As diversity, equity, inclusion and accessibility (DEIA) have become buzzwords in the corporate world, many organizations have adopted culturally sensitive calendars and mandatory DEIA training for employees. Although these practices are a great step in the right direction, there are many not-so-obvious ways that employers can take their DEIA commitments to new levels.

GHJ’s BIPOC Cohort — an employee resource group (ERG) dedicated to educating and driving conversations around diversity, specifically for people of color — recently hosted a fireside chat with GHJ Managing Director Derrick Coleman and Kanarys Head of Diversity, Inclusion, Equity and Belonging Dawn Christian discussing non-traditional ways that companies can improve DEIA in the workplace.


To fully understand how to implement DEIA in an organization, it is important to dissect each word of the acronym:

  • Diversity truly means differences. When applied in context to identity and identity markers, diversity refers to the different lived experiences behind those identity markers.
  • Equity is the rigorous assessment of fairness. Equity is the work that is put into a situation or the dynamic to get on the road to equality. This work is ongoing and changes in response to current needs.
  • Inclusion is an invitation. Inclusion refers to who is being included and who is not being included. The work of inclusion is to identify who or what is missing from the conversation and fill in those gaps.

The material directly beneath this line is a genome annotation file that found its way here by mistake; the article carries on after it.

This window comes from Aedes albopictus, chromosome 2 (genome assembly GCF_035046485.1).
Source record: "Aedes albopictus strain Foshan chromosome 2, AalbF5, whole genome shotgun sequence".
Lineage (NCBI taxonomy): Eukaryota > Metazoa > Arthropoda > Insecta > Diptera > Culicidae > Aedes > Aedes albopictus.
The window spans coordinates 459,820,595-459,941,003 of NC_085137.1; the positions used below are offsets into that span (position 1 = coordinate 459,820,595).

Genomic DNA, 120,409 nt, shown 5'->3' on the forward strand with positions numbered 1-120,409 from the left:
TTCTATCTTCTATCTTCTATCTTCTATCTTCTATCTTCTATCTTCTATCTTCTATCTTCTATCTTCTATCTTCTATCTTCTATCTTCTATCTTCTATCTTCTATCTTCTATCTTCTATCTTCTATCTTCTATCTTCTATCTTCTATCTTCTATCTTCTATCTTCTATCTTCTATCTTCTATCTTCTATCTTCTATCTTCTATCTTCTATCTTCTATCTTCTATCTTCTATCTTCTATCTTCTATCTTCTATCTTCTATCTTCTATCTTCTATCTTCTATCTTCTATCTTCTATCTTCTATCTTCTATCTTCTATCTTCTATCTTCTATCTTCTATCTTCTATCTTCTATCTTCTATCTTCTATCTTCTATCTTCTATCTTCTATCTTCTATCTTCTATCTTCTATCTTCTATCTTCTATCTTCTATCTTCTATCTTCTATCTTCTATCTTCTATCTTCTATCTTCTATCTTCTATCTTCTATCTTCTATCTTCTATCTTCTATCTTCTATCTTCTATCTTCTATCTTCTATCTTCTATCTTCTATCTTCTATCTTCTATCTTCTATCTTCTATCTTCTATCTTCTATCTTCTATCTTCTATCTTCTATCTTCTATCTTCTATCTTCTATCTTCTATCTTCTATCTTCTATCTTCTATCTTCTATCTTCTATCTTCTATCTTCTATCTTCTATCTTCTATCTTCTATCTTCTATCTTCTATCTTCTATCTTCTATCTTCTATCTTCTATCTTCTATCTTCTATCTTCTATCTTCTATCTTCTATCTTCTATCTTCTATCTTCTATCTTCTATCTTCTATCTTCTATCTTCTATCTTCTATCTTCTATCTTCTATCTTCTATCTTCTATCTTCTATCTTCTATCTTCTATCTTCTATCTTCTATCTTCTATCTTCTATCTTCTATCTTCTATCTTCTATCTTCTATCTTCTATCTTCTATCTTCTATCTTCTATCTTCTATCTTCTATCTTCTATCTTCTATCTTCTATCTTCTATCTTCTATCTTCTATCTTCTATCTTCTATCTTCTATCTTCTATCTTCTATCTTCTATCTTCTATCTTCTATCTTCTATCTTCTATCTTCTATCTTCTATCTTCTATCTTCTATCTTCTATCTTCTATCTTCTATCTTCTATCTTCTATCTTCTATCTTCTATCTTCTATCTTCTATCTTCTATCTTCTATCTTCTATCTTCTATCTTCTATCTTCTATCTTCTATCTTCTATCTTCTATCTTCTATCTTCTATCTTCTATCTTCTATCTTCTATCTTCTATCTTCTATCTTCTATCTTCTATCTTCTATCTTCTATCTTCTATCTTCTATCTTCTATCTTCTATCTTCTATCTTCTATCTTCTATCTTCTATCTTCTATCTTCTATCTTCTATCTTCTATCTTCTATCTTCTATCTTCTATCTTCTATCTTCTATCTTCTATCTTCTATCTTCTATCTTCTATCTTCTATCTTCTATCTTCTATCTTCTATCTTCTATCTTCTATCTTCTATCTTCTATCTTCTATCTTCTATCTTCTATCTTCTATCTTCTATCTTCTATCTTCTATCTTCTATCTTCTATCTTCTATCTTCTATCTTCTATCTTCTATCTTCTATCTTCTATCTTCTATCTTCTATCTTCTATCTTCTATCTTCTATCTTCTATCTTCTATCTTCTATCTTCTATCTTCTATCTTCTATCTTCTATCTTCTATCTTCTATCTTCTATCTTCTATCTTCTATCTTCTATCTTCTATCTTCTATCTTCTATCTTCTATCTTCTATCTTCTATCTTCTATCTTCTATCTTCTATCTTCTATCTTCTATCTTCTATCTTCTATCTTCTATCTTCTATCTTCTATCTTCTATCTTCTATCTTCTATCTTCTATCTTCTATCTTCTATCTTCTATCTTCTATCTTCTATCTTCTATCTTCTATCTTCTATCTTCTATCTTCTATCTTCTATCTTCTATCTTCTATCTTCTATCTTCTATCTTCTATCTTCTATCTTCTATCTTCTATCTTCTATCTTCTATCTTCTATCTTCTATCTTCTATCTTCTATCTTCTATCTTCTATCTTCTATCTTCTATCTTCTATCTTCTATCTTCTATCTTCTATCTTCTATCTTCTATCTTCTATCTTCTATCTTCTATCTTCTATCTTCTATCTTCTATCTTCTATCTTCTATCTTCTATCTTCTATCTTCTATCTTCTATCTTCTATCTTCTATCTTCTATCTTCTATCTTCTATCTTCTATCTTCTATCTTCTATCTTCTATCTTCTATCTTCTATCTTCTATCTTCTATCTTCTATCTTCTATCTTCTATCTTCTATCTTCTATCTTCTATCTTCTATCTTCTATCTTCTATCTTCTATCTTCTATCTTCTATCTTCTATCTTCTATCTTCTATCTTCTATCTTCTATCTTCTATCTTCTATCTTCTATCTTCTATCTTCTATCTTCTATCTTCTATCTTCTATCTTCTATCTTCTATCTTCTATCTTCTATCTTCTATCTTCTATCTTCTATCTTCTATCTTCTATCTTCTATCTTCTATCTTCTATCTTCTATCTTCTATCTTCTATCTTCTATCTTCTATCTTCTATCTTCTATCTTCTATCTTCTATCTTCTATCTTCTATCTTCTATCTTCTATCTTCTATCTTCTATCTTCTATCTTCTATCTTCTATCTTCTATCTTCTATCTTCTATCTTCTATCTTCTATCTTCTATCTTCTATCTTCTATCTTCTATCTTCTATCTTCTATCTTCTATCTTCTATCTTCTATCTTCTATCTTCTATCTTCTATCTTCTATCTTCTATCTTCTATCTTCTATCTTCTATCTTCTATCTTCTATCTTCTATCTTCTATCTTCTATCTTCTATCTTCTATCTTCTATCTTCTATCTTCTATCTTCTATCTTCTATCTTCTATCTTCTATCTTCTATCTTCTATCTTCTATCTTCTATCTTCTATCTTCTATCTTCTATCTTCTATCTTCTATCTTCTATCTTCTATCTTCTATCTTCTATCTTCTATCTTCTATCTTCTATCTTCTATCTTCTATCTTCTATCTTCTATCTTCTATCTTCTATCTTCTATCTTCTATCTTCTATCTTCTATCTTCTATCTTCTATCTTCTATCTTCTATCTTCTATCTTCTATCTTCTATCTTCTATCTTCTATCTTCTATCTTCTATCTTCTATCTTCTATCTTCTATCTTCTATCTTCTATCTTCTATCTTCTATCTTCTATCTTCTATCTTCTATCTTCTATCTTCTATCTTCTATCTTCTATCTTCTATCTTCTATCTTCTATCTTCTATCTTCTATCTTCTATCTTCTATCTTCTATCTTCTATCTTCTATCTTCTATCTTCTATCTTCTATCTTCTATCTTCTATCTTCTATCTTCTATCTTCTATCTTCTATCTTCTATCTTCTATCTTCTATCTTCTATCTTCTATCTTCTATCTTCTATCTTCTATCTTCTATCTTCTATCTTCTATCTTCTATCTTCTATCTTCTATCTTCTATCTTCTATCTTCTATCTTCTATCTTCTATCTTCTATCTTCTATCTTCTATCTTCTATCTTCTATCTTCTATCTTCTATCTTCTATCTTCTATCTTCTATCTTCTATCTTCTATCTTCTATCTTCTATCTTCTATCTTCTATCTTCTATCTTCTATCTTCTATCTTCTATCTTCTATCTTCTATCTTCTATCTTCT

• Accessibility is designing systems to optimize access. This involves reducing and overcoming barriers and ensuring systems are designed so everyone can fully participate.

Diversity in the workplace means the acceptance and inclusion of employees of all experiences and backgrounds. A diverse workplace acknowledges the individual strengths of each employee and the potential they bring.


When I joined GHJ in 2020, the thing that stood out to me the most was the Firm’s commitment to DEIA. I was excited to learn about the many ERGs available to staff and the 60/40 ratio of women to men at the Firm, and I am not alone in this thinking. According to Glassdoor, 66 percent of candidates seek companies that have a diverse workforce.

Embracing and advocating for workplace DEIA not only attracts and retains top talent, it also drives profits and performance. Studies show that corporations identified as more diverse and inclusive are 35 percent more likely to outperform their competitors, 87 percent better at making decisions and produce 41 percent higher revenue.

According to Dawn and Derrick, companies should consider a few steps to successfully implement DEIA initiatives.


Data is essential to the creation and ongoing success of any DEIA strategy. In order to meet the needs of your diverse workforce, it is important to identify those needs. However, it is not always clear which voices are underrepresented.

Aim to gather a deeper understanding of your employees by asking questions about their identity that they are not normally asked about through voluntary self-identification.

The purpose of this is to create an understanding of all employees and their experiences. This information can then be used to look at an organization’s current policies and procedures and ensure that they are inclusive of all experiences and situations.